Fig. 1
Basic features of GFP-GluR1c-fos Tg mice. (A) Schematic representation of the transgenic system. The c-fos promoter was used to drive rapid and transient expression of the tetracycline-regulated transactivator (tTA) in activated neurons. The tTA in turn ...

In contextual fear conditioning, animals learn the association between a specific environment (context) and an aversive stimulus such as a footshock. Brief training produces a stable and long-lasting memory that requires the hippocampus (13). We used fear conditioning in the GFP-GluR1c-fos Tg mice to test for learning-associated synaptic trafficking of newly synthesized AMPARs in the adult hippocampus. Mice were removed from Dox, fear conditioned to elicit a contextual long-term memory, and to induce synthesis of GFP-GluR1 in the activated neurons (FC24h; Fig. 2A). Control mice received either context exposure without foot-shocks (CT24h; Fig. 2A) or unpaired context-shock training, which failed to produce a contextual fear memory (UP24h; Fig. 2A and fig. S3). Mice were returned to their homecage and treated with high Dox (6g/kg mouse chow) to rapidly suppress further expression of GFP-GluR1. Twenty-four hours after training, brain slices were fixed and stained with anti-GFP antibody, without permeabilization, to detect surface GFP-GluR1 expression (fig. S4). A subset of neurons in the CA1 pyramidal cell layer of the dorsal hippocampus was stained with the lipophilic fluorescent dye, DiI, to visualize the entire dendritic arbor and spine distribution on individual neurons (Fig. 2B-D). Consistent with previous studies examining endogenous c-Fos induction (20), all group of mice showed a similar number of GFP-GluR1+ CA1 neurons (Fig. 1F). Levels of GFP-GluR1 expression were also similar in the fear-conditioned and context-exposure group (Fig. 2E). This design allows us to induce the receptor at the time of learning, and to follow its distribution to synapses at later time points specifically in behaviorally activated neurons.

Fig. 2
Preferential recruitment of newly synthesized GFP-GluR1 to mushroom spines 24 hours after fear-conditioned learning. (A) Experimental design. (B) Confocal image of a hippocampal slice labeled with anti-GFP antibody (green) and DiI (red). (C) Confocal ...

Dendritic spines are morphologically diverse but typically categorized into thin, stubby, and mushroom type (21, 22) (Fig. 2D). We counted the proportion of surface GFP immuno-positive spines (GFP-GluR1+ spines) on apical and basal dendrites in the trained (FC24h) and two control groups (CT24h and UP24h), and analyzed the data separately for each spine type (Fig. 2F). There were no significant differences in GFP-GluR1+ thin or stubby spines between groups. In contrast, for mushroom spines, we found a significant increase in the proportion of GFP-GluR1+ spines in the fear-conditioned group compared to the context-only and unpaired-shock group. The increased labeling returned to control levels by 72 hours post training (FC72h). While GFP-GluR1 is delivered to approximately 50% of all spines, independent of behavioral contingencies or spine type, the presence of the shock reinforcer in the fear-conditioned group allows increased capture of receptor specifically in the mushroom-type spines.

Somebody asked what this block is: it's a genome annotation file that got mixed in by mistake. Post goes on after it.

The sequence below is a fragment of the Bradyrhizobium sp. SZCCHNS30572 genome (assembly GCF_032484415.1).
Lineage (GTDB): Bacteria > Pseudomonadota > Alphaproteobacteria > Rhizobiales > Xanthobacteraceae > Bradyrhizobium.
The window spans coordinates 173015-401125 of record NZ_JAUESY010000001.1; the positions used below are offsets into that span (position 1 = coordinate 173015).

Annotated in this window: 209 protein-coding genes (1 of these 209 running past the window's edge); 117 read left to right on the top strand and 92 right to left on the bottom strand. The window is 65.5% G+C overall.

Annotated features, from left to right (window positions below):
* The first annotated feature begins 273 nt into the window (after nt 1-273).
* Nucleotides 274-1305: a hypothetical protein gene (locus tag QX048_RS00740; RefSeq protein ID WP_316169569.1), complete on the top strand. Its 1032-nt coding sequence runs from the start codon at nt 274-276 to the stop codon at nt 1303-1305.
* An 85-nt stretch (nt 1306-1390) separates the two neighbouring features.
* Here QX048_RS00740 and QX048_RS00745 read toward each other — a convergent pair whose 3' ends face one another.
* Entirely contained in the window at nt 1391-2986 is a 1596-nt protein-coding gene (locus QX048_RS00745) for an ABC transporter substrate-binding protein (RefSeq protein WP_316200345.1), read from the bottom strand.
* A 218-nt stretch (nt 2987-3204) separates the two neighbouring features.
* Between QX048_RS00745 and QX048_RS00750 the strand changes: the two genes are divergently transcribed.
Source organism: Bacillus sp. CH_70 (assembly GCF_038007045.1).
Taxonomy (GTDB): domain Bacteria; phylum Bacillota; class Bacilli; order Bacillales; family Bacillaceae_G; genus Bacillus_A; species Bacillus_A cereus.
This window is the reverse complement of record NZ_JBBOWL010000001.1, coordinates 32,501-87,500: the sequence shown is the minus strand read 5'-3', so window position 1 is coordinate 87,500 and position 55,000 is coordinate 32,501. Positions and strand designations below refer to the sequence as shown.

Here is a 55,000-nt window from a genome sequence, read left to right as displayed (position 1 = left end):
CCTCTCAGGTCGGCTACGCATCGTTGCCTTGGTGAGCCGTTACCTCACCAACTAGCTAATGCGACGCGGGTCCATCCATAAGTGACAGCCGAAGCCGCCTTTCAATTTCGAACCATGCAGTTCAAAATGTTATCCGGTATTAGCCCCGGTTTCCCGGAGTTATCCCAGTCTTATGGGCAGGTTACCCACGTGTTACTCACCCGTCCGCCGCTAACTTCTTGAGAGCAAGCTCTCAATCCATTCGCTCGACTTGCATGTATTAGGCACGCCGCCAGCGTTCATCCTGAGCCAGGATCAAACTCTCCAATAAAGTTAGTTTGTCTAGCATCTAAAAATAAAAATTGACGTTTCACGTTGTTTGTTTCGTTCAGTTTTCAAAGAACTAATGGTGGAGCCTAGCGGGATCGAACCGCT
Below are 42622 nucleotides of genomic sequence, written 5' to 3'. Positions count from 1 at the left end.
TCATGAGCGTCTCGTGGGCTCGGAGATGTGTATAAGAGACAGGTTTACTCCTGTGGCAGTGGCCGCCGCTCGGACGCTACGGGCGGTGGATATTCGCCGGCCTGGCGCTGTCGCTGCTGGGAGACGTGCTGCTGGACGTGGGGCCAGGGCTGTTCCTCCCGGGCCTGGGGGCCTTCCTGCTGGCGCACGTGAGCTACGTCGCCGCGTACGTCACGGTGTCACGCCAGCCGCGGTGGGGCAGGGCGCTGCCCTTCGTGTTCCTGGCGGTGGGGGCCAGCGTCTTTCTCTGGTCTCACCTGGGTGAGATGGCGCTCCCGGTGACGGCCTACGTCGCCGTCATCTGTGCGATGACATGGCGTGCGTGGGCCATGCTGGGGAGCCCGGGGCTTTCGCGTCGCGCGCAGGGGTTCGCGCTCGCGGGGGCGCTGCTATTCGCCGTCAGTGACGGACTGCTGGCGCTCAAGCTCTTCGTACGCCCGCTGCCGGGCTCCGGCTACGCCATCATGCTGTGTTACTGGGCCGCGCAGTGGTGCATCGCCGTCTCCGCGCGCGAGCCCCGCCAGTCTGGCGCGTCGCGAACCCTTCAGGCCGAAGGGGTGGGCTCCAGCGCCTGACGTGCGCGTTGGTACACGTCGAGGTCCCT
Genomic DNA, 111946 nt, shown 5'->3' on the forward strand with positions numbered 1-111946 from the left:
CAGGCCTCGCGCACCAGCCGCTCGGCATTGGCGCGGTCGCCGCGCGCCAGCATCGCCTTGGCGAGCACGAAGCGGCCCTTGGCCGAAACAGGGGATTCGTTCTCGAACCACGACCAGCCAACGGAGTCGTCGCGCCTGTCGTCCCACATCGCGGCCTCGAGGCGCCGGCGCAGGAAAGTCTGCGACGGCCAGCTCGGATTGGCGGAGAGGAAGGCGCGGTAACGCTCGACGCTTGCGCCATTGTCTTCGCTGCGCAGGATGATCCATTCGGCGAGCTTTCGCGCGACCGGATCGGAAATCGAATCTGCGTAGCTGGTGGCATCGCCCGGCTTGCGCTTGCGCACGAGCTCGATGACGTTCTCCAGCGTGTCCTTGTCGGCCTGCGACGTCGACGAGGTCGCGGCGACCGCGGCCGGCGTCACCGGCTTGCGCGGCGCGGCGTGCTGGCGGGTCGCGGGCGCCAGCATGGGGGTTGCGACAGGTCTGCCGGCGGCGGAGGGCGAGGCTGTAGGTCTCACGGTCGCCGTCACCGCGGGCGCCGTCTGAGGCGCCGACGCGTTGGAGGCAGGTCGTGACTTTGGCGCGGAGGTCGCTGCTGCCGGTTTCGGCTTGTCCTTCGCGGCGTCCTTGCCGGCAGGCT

Fear memory can be attenuated by extinction training, repeated exposure to an unreinforced conditioned stimulus. Extinction is thought to involve new learning rather than loss of the original memory, although the underlying mechanism remains elusive (23). We tested whether memory extinction alters the distribution of pre-existing GFP-GluR1 in neurons that were activated during the original fear conditioning. GFP-GluR1c-fos Tg mice were withdrawn from Dox, fear conditioned, and returned to their homecage for 2 days on a high Dox diet. Conditioned mice received either 3 trials of extinction training (FC72h+EXT; Fig. 3A) or were left undisturbed in the homecage (FC72h; Fig. 3A). We confirmed a markedly reduced freezing response after extinction training (Fig. 3B). At 72 hours after fear conditioning, brain slices were prepared and the distribution of GFP-GluR1 was analyzed (Fig. 3C). For thin and stubby spines, extinction training did not affect the proportion of GFP-GluR1+ spines, while the proportion of GFP-GluR1+ mushroom spines was significantly higher in the extinction group than in the control group. A western blot revealed that extinction training on Dox did not induce additional GFP-GluR1 expression (Fig. 3D).